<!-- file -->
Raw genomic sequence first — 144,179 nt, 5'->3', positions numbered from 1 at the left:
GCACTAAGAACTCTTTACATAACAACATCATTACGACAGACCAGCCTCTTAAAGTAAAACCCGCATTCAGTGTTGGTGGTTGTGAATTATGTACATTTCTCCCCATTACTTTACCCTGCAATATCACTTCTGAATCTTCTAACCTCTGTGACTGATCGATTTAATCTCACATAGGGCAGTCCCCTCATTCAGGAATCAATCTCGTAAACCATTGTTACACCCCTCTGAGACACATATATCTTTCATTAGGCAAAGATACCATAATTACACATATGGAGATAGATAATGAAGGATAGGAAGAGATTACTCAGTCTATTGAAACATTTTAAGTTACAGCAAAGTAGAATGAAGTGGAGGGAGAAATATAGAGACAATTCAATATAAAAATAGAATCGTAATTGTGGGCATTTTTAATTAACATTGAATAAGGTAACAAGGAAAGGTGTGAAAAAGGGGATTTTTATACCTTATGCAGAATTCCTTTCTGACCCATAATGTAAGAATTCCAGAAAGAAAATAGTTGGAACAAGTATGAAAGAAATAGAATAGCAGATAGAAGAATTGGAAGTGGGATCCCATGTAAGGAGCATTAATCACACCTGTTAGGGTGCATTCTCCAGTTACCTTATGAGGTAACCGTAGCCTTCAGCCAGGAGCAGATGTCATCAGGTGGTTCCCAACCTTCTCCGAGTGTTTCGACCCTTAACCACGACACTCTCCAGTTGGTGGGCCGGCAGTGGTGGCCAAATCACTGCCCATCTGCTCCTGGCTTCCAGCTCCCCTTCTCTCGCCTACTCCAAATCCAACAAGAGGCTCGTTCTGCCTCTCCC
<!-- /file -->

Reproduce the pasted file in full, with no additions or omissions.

Raw genomic sequence first — 144,179 nt, 5'->3', positions numbered from 1 at the left:
GCACTAAGAACTCTTTACATAACAACATCATTACGACAGACCAGCCTCTTAAAGTAAAACCCGCATTCAGTGTTGGTGGTTGTGAATTATGTACATTTCTCCCCATTACTTTACCCTGCAATATCACTTCTGAATCTTCTAACCTCTGTGACTGATCGATTTAATCTCACATAGGGCAGTCCCCTCATTCAGGAATCAATCTCGTAAACCATTGTTACACCCCTCTGAGACACATATATCTTTCATTAGGCAAAGATACCATAATTACACATATGGAGATAGATAATGAAGGATAGGAAGAGATTACTCAGTCTATTGAAACATTTTAAGTTACAGCAAAGTAGAATGAAGTGGAGGGAGAAATATAGAGACAATTCAATATAAAAATAGAATCGTAATTGTGGGCATTTTTAATTAACATTGAATAAGGTAACAAGGAAAGGTGTGAAAAAGGGGATTTTTATACCTTATGCAGAATTCCTTTCTGACCCATAATGTAAGAATTCCAGAAAGAAAATAGTTGGAACAAGTATGAAAGAAATAGAATAGCAGATAGAAGAATTGGAAGTGGGATCCCATGTAAGGAGCATTAATCACACCTGTTAGGGTGCATTCTCCAGTTACCTTATGAGGTAACCGTAGCCTTCAGCCAGGAGCAGATGTCATCAGGTGGTTCCCAACCTTCTCCGAGTGTTTCGACCCTTAACCACGACACTCTCCAGTTGGTGGGCCGGCAGTGGTGGCCAAATCACTGCCCATCTGCTCCTGGCTTCCAGCTCCCCTTCTCTCGCCTACTCCAAATCCAACAAGAGGCTCGTTCTGCCTCTCCC